The movie isn't out until December 2015, but on the most closely guarded set in Hollywood history, Disney applied for a drone shield, forced visitors to put secret tape over their phone cameras and contended with men in trees posting spoilers as fans frantically consume — or create — anything that can travel the Internet more quickly than the Millennium Falcon
A version of this story first appeared in the Nov. 28 issue of The Hollywood Reporter magazine.
Matthew Myatt was leaning out the side of an Ikarus C42 single-engine microlight airplane and taking in the view when he noticed something strange below. Myatt and his colleagues at the Airbourne Aviation Flying Club had taken off one early September morning with three planes flying in tight formation. From their base at Popham Airfield, about 50 miles south of London, the group flew north toward a vast parkland called Greenham Common. Cruising at 1,000 feet, he couldn't make out the objects below very clearly, but he took a few photos anyway. It wasn't until four days later that Myatt downloaded his pictures and saw what really was on the ground: a piece of cinematic history.
Even after Myatt discovered that he inadvertently had photographed the Millennium Falcon, one of the most closely held secrets on the set of Star Wars: Episode VII — The Force Awakens, he really had no clue what was about to hit him, he told me when I visited him recently at the airfield. That night, after feeding his cat, he uploaded his picture — the right half of Han Solo's galactic cruiser parked next to a blue and black X-wing fighter — to Twitter. He was awakened the next morning by a call from The Sun, a British tabloid. Minutes later, The Guardian phoned. When Myatt fired up his iPad, he was stunned to see more than 1,000 retweets. No one in the public had known filming was happening in the park. When BBC Belfast interviewed Myatt, they toggled between a conversation about his photo and coverage of the verdict in Oscar Pistorius' murder trial in South Africa. A Japanese film crew knocked on his door, demanding a live interview with a host in Japan who spoke no English. When the local BBC radio station requested that he come in for an interview, he ended up spending the whole day in the studio, cycling through one outlet after another. "As the days went on, it got more and more crazy," he says. "Star Wars almost wrecked my life for a couple of weeks. It was absolutely barmy."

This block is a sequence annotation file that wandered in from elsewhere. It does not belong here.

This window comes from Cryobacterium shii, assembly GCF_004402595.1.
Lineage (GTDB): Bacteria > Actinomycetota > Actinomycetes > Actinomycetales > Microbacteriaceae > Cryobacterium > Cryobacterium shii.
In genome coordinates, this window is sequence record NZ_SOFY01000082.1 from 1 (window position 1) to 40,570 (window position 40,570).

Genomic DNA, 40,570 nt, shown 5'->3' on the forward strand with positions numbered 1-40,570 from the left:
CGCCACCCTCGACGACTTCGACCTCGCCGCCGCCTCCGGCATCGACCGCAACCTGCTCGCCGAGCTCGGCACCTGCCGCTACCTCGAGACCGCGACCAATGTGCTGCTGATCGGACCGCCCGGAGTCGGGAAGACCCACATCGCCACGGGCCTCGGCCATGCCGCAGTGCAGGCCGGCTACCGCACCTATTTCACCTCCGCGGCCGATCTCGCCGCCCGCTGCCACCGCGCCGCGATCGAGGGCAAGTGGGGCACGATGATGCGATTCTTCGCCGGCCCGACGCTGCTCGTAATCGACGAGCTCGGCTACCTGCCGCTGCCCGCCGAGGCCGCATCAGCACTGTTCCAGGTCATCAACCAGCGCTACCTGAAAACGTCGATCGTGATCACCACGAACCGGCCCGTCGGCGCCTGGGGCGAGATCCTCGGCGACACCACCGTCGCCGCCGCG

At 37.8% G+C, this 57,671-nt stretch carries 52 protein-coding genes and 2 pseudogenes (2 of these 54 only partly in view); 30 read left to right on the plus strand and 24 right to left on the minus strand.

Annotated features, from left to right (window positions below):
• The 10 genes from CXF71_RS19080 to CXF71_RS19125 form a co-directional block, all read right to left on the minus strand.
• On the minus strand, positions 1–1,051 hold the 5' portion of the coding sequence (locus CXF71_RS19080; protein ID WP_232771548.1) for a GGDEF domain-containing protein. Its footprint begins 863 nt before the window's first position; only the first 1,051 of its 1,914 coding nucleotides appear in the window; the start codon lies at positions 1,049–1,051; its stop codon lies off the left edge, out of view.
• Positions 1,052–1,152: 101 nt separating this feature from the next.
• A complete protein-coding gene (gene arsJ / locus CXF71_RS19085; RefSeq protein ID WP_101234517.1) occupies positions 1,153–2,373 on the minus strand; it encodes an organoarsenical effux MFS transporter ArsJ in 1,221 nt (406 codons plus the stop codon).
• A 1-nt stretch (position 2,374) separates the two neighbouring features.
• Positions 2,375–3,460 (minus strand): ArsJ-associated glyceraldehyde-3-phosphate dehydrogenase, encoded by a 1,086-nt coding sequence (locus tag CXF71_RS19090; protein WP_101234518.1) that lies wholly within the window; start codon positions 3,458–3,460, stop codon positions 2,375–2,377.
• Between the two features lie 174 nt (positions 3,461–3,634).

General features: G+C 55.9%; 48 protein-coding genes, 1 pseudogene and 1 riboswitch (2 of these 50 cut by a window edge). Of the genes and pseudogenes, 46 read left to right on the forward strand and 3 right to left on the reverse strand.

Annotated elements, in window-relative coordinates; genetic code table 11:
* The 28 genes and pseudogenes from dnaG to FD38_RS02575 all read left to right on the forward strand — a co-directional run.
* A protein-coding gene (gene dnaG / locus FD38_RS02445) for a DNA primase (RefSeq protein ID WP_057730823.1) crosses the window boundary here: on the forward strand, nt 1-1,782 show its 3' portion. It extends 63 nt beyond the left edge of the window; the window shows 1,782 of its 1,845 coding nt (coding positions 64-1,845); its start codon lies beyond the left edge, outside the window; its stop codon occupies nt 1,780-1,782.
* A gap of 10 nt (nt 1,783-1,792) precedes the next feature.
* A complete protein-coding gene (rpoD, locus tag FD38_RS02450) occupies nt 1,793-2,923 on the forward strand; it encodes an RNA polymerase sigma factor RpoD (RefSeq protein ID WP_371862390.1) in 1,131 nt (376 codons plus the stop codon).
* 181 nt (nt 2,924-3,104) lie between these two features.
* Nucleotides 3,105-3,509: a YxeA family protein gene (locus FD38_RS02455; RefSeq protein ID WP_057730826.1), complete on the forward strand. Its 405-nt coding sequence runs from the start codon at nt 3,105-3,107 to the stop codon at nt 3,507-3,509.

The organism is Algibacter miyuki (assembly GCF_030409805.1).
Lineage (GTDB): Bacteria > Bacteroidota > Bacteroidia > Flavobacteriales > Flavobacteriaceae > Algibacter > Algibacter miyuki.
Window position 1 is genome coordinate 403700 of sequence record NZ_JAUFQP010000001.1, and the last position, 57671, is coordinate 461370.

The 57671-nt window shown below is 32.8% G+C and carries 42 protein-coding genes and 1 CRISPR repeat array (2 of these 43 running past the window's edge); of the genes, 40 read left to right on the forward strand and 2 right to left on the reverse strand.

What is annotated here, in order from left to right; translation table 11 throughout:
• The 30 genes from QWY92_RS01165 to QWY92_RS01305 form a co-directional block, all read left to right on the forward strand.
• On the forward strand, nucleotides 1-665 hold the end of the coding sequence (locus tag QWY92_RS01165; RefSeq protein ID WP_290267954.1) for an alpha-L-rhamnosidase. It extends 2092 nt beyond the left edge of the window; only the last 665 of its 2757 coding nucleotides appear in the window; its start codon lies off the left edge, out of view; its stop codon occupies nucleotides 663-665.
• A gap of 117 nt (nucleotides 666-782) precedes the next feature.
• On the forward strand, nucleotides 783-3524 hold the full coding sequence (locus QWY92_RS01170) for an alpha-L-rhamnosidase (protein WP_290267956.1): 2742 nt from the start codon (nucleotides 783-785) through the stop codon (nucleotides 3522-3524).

Myatt's experience hardly was unique. During the more than six months Star Wars: Episode VII filmed at locations as diverse as the U.K.'s Pinewood Studios, Abu Dhabi and the Irish island Skellig Michael, such strange episodes came in rapid succession. Movie shoots were once considered sacred and off-limits to media. But before Episode VII wrapped Nov. 6 ahead of nearly a year of postproduction, citizens had launched drones to capture precious behind-the-scenes images (and found YouTube fame in the process); paparazzi had stalked a gimpy Harrison Ford after he broke his leg on set; and fans had climbed trees to snap photos of star Adam Driver. A cottage industry of tidbits and spoilers have fueled a 24-hour-a-day Star Wars news cycle unlike one preceding any other film in history. A poorly cropped Millennium Falcon picture could earn a civilian pilot thousands of dollars. (Myatt says he signed an agreement with a photo agency but hasn't seen a dime and thus is, yep, preparing to sue.) Paparazzi and photo agencies say that a nice portfolio of shots from an ultrasecretive set like the one in Abu Dhabi could be worth tens of thousands of dollars. But the most valuable currency might be dispensed via social media, where a picture or plot spoiler could earn the person who shares it major social standing and relevance in the Star Wars geek universe.